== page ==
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154 Cub Low Boy Q’s


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I know they are kind of quirky, and basically an oddball, but I have a friend that has offered to trade me one that runs well for a John Deere 70 diesel that I got with my place that has not run in about 20 year and is short a flywheel. My first question is, what is the availability of a pto adapter to use a standard 540 implement (yes it does have a 3 pt). 2nd, any thoughts on the trade, the 70 is just sitting there but I don’t know if I have a real use for the cub either, but at least it’s the right color and runs. I’m going to go look at the cub this weekend, it is stored inside and I have a feeling it’s really nice, anyhow thoughts and opinions are welcome.

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the pto adapters are relatively hard to find if its got a deck it makes a good large area mower turning is not one of its fine points  I have a 154 myself 

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do ALL cub pto run wrong speed and backward?

anyhow 154 is the one to run from poor R & D  $$$ NLA parts

70 is about same  $$  and expect it would run,flywheel was likely loose and rather than the $$$ repair they opted for cheap which ends in $$$$$ cause it was done wrong or lost

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both tractors are sorry, but the 154 doesn't take up as much room in the shop.  🤥  the 154 frame will break on rh side where the 1/2" holes are in it at  axle bolt up, that can be fixed if it hasn't already messed up the driveshaft and trans input shaft. make angle iron brackets to bolt (5/8" bolt holes) in  bull gear drops to front of trans, and frame, you'll see what needs to be done.  pto clutch has no hope!    😬   however look at driveshaft & pto parts diagram on a cub 184.   🙂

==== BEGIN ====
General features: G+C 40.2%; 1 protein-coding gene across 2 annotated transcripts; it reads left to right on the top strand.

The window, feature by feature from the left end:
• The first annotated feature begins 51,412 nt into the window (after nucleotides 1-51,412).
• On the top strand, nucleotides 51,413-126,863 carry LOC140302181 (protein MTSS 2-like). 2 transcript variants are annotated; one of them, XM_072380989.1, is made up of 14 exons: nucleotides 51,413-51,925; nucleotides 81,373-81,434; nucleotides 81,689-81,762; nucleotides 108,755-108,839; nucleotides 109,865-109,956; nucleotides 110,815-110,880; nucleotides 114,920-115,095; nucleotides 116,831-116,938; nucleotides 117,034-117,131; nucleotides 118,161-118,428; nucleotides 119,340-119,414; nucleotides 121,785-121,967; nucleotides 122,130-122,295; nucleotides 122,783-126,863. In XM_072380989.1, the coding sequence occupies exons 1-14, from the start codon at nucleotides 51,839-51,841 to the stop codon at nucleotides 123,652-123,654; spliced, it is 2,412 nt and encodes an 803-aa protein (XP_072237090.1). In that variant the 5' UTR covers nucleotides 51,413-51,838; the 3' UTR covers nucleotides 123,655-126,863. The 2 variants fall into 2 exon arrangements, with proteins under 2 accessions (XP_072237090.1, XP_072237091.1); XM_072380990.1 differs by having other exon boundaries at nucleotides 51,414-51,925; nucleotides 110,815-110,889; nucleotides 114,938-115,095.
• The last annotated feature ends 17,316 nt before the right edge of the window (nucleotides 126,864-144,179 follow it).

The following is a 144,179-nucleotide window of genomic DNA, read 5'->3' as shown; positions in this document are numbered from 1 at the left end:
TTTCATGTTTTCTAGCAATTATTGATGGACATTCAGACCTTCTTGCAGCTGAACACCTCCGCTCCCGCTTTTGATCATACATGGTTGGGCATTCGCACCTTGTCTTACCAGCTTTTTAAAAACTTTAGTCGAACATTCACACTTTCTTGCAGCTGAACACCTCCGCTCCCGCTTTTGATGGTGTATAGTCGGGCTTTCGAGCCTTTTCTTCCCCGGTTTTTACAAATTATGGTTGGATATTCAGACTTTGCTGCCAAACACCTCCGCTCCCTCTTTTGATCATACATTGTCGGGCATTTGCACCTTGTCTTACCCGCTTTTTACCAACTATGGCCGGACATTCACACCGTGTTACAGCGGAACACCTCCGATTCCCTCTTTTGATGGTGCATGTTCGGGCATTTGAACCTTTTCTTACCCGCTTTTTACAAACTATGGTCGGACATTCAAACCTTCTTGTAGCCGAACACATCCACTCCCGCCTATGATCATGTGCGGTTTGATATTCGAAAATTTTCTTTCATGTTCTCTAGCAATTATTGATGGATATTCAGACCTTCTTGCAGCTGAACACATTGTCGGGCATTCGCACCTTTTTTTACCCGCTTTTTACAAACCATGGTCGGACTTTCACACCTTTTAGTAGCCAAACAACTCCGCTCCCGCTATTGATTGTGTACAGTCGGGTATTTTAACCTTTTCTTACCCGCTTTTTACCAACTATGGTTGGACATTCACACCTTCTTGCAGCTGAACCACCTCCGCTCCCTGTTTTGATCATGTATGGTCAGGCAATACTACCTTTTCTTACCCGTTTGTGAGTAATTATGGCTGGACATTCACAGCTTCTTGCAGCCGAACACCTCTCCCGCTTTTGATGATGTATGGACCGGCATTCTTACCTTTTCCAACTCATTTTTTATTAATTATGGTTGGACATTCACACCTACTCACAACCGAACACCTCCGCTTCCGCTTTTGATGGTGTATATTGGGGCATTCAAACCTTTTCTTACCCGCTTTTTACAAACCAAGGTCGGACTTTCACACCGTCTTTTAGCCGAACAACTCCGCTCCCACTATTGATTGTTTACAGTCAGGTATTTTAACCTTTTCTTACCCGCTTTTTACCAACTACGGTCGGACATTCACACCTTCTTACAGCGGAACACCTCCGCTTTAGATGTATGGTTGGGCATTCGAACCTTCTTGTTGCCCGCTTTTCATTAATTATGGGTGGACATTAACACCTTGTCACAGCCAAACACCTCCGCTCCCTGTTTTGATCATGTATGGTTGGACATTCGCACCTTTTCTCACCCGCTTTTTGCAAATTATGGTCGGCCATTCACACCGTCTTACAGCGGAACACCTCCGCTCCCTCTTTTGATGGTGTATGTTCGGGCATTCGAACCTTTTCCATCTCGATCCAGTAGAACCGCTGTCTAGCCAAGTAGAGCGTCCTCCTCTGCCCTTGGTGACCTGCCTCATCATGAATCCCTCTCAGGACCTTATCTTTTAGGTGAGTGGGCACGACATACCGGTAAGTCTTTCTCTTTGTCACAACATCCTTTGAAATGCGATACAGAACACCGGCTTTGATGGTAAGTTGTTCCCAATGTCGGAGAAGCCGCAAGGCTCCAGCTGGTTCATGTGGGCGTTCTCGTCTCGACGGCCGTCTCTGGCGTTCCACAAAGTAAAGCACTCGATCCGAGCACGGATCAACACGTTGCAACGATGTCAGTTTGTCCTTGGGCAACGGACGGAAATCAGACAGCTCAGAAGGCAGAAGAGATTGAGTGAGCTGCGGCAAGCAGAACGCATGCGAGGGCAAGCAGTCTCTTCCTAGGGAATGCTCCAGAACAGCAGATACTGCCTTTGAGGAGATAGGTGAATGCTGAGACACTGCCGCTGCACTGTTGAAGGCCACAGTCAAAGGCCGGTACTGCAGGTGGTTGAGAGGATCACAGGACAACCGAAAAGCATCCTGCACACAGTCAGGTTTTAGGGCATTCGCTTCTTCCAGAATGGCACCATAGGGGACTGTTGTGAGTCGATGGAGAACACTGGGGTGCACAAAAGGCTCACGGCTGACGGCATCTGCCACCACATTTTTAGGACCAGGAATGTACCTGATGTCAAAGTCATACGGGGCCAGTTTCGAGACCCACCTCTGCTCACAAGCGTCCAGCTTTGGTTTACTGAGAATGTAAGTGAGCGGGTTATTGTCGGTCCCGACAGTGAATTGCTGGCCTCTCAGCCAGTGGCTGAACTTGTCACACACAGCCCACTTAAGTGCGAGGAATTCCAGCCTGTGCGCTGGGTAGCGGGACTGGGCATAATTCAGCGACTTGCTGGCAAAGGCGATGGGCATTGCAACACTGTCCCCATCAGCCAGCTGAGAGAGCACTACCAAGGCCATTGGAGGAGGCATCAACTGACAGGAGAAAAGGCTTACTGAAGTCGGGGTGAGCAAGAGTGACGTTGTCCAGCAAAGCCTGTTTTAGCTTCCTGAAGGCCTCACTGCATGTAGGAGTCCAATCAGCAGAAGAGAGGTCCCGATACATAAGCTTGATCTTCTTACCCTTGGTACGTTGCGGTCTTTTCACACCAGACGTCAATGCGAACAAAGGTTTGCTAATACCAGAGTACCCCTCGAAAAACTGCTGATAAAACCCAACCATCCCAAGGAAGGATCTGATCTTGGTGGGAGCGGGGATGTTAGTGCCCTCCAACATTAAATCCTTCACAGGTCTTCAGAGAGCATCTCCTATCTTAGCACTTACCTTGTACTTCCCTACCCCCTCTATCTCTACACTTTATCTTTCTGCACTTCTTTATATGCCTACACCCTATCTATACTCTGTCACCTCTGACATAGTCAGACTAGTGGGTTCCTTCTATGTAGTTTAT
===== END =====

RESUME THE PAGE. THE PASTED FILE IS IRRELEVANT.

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154 PTO turns the wrong direction and runs way too fast.  Can't run 540 equipment with it.  8 years ago I thought the Lo-Boy's would be a good small tractor.  I found out real quick they were too big to be a garden tractor, too small to be a decent tractor.  Not having a PTO pretty much made it worthless.  IH did build rear mounted equipment for them though, if you can find it.  They had a tiller and some mowers.  I just recently traded my LB's for a 284.  Hopefully I like it better. 

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The PTO was never considered as a "standard" (i.e. ASAE standard) tractor PTO but was designed to run Cub only implements.  The tractor does not have enough power to run conventional farm PTO machines.  The shaft is directly connected to gear-box input shaft, so not being driven by a countershaft turns the wrong way, and at much higher speed than 540 rpm.  It was conceived as power for the Cub 22 mounted mower etc.  The PTO shaft has also non-standard diameter and splines to preclude someone trying to attach standard PTO implements to it.